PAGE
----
The astonishing thing about Rachel Getting Married is that it exists at all. Set in a Connecticut household filled with cigarette smoke and crankiness, it revolves around Kym, who is furloughed from rehab for her sister Rachel’s wedding. Self-loathing and self-pitying, she struggles to get through the festivities without narcissism, destructiveness and overall bad feelings. Nonetheless, Kym’s arrival causes long-standing family tensions to emerge.
Oh, the joy of watching family fallouts on the big screen. More and more, Hollywood is churning out films about gross family dysfunction, telling stories of adultery, physical abuse, mental illness, drug addiction and the occasional criminal indictment. Such topics are becoming not only more palatable but celebrated. It seems filmmakers are ready to look at themselves and their ilk more sincerely. Brutally honest as they are, movies about dysfunctional kinfolk are challenging long-held standards of family normalcy — and are winning over audiences.
Certainly, on-screen families have grown more dysfunctional since Robert Redford’s 1980 award-winning film, Ordinary People, in which the relationships within an affluent family are strained after the accidental death of the oldest son. Nearly 20 years later, director Sam Mendes shocked moviegoers with American Beauty. The dark comedy, set in American suburbia, pits a super-bland family man against his wife, an ambitious realtor who feels she’s not living up to her potential. Caught between the couple is their 16-year-old daughter, who struggles with self-esteem issues of her own. Then there are the family’s new neighbours: a homophobic army colonel, his dissociated wife and his voyeuristic son.
Filled with profanity and offbeat sexuality — usually outside of marriage — the film is scathingly funny in its depiction of modern suburbia. It questions the whole notion of conformity with the single adage, “Marriage is a commercial for how normal we are when we’re anything but.” But even in the wake of its shocking climax, it still manages to end on a note of acceptance.
American Beauty was embraced with surprising affection in 1999. It led to a spate of movies that further pushed the boundaries of acceptability. The most recent wave began with the 2006 film Little Miss Sunshine.
Directed by husband-and-wife team of Jonathan Dayton and Valerie Faris, the bittersweet story centres around the Hoover family in the American Southwest. There’s the matriarch, Sheryl, her life coach husband, Richard, their aliented son, Dwayne, and their seven-year-old daughter Olive; as well as Sheryl’s suicidal brother and Richard’s father Edwin, a curmudgeon who frequently snorts heroin. In order to help realize Olive’s dream of being crowned Little Miss Sunshine, the family must cross state lines as well as a series of emotional and psychological roadblocks.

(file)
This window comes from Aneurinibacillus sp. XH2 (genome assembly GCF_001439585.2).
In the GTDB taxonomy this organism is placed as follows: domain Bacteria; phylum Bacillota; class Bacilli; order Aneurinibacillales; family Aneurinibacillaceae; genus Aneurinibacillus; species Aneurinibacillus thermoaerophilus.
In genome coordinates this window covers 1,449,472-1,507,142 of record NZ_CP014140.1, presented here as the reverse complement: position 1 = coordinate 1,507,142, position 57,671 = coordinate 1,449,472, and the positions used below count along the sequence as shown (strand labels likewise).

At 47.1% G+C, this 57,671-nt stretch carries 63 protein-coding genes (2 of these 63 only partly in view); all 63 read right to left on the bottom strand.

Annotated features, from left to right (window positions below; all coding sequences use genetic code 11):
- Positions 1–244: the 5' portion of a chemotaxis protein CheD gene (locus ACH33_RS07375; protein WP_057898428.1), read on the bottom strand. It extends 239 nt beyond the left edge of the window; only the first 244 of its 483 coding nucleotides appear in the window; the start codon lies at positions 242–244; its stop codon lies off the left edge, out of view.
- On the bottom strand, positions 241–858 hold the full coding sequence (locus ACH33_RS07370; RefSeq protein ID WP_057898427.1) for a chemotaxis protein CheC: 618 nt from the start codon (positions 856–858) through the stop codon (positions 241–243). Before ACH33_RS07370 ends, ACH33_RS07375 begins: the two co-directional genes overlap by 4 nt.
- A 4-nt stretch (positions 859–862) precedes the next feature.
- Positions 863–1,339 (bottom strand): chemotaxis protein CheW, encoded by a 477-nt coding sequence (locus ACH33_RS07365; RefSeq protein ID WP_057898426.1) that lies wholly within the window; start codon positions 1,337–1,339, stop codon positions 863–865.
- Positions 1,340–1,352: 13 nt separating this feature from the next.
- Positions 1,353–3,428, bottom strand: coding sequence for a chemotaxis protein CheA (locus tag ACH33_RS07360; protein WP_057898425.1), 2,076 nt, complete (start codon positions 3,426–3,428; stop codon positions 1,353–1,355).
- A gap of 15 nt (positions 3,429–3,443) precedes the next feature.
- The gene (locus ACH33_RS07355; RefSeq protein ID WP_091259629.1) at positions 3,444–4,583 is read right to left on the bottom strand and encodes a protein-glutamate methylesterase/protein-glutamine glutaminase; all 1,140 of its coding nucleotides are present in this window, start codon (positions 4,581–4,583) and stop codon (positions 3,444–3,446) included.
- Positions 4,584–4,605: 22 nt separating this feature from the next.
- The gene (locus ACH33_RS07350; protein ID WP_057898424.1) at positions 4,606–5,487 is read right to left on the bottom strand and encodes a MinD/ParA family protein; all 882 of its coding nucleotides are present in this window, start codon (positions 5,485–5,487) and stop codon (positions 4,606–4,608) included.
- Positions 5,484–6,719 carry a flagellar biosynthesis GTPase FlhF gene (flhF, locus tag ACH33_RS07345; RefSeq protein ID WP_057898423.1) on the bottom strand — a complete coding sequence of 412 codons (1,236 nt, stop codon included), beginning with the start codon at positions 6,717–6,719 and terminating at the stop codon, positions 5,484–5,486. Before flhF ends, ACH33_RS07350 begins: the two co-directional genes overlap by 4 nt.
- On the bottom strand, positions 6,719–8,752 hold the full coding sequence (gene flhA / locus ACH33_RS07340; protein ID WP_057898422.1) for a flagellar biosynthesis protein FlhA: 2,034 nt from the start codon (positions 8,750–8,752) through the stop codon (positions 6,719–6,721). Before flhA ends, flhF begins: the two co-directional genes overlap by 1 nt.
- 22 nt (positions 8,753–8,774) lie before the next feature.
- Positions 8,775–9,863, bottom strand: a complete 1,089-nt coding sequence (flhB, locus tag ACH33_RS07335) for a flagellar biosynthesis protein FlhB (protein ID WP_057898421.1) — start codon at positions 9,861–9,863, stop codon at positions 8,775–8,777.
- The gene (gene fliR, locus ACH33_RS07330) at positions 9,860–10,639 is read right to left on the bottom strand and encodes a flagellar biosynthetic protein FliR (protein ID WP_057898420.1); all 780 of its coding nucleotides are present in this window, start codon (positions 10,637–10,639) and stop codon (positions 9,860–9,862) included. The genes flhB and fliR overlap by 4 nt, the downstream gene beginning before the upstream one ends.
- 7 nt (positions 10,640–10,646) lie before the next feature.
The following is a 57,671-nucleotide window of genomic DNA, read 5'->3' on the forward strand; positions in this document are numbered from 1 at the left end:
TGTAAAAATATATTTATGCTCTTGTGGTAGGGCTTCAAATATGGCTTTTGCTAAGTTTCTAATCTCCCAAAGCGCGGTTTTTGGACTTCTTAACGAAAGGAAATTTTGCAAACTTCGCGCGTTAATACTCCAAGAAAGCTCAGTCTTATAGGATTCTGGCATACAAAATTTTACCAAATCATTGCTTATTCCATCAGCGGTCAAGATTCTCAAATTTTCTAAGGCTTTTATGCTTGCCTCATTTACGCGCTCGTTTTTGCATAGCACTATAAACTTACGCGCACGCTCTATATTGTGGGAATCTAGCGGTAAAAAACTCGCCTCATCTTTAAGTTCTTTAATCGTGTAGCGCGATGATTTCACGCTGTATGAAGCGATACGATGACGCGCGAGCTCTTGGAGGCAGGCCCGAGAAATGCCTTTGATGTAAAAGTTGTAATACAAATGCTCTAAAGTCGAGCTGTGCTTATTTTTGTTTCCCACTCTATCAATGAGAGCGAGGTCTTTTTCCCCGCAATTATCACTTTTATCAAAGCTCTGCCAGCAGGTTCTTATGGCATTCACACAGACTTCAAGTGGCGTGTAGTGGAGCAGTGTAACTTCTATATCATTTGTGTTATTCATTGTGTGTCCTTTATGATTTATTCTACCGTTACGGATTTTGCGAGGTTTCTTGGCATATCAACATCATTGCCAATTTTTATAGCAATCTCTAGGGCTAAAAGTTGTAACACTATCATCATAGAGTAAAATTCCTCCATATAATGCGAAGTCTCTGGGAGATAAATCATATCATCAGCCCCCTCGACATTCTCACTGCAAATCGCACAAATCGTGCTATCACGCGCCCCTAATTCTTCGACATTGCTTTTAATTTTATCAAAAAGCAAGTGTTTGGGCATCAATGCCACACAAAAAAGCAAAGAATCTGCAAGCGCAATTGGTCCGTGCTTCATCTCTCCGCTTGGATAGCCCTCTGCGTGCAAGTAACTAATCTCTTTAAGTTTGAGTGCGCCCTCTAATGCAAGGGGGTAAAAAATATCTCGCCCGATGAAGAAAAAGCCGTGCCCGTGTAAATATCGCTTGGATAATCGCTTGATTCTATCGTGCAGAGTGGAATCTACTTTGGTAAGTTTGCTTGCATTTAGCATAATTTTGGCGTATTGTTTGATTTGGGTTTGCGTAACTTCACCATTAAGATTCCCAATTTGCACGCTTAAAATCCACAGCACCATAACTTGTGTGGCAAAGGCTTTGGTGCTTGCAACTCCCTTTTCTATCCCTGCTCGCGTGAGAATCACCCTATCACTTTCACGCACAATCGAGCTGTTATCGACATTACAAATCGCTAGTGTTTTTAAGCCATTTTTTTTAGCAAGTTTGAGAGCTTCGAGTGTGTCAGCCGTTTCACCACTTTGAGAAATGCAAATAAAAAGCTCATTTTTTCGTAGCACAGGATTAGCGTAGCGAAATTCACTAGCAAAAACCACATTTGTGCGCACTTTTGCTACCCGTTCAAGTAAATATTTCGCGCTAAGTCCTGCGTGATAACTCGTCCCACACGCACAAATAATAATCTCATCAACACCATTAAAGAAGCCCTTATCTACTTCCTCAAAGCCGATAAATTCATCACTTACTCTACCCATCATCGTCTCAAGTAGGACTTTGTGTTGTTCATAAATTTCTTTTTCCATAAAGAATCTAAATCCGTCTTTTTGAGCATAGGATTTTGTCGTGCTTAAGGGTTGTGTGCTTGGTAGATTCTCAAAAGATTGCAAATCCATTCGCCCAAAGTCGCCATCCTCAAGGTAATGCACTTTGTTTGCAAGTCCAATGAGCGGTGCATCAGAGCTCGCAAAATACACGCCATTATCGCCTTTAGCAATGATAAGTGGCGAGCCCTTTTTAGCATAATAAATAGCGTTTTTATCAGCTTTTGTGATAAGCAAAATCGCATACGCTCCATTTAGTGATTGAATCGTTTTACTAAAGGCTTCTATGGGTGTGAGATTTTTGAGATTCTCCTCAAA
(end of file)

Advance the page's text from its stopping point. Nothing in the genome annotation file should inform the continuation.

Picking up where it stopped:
The Savages, directed by Tamara Jenkins, is in the same vein. The 2007 drama looks at a couple of fractious siblings, Jon and Wendy Savage. Both are middle-aged and single. Jon is constantly uneasy and capable of angry pronouncements, while Wendy is habitually dishonest. Having gone their separate ways in life, the two are reunited only after their estranged father, Lenny, develops severe dementia and requires their care. And in true quarrelsome fashion, the Savages have conversations many families don’t want to have: those about near-bankruptcy, failed relationships and aging parents.
In the same year, moviegoers were treated to Margo at the Wedding. The drama by Noah Baumbach pits sister against sister, mother against son, lover against lover. Margot is a successful New York novelist teetering on divorce when she and her ever-bewildered son, Claude, visit her sister, Pauline, and her sister’s fiancé, Malcolm. These family members fall prey to their own insecurities, but it’s clear that they do love one another. If they didn’t, they probably wouldn’t be able to hurt each other the way they do.
Though sadness pervades these films, raw tenderness and sincerity are at their heart. There is also hope in each storyline; no relationship is definitively severed despite many rifts. Bleak as they may be, these movies paint an authentic portrait of present-day families. They help us realize that the abnormalities of our separate clans are, indeed, very normal.
Keep it free!
If you enjoy reading our online stories about ethical living, justice and faith, please make a donation to the Friends of The Observer Fund. Supporting our award-winning journalism will help you and others to continue to access ucobserver.org for free in the months to come.